Windows Azure Service Bus provides a hosted, secure, and widely available infrastructure for widespread communication, large-scale event distribution, naming, and service publishing. Service Bus provides connectivity options for Windows Communication Foundation (WCF) and other service endpoints – including REST endpoints — that would otherwise be difficult or impossible to reach. Service Bus Queues support a brokered messaging communication model. When using queues, components of a distributed application do not communicate directly with each other, they instead exchange messages via a queue, which acts as an intermediary. A message producer (sender) hands off a message to the queue and then continues its processing.
Service Bus queues are a general-purpose technology that can be used for a wide variety of scenarios:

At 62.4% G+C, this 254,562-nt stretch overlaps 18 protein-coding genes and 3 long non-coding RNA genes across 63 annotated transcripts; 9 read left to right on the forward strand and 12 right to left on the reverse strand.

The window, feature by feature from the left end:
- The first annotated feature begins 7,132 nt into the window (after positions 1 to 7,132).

- Communication between web and worker roles in a multi-tier Windows Azure application
- Communication between on-premises apps and Windows Azure hosted apps in a hybrid solution
- Communication between components of a distributed application running on-premises in different organizations or departments of an organization
The Windows Azure AppFabric Service Bus September 2011 (version 1.5) release introduces enhancements to the Service Bus such as “brokered” messaging capabilities, through namespace entities represented by queues, topics and subscriptions. The Brokered Messaging infrastructure enables to build an Event-driven distributed Service Oriented Architecture, Distributed Asynchronous Cloud Notifications and Intra-Application Messaging. Basically, it can be useful anywhere where a loosely decouple messaging is required such as Queuing and Publish-Subscribe messaging across both on-promises and cloud targets.
From the abstraction point of the view, the Azure Service Bus represents a logical connectivity between the event sources and their consumers using a loosely decouple model. The consumers need to subscribe their interest to the Service Bus in prior of receiving a specific event interest. This metadata (subscriptions) represents a logical connectivity for event interest; they are stored on the cloud a managed by tools and/or specific client applications.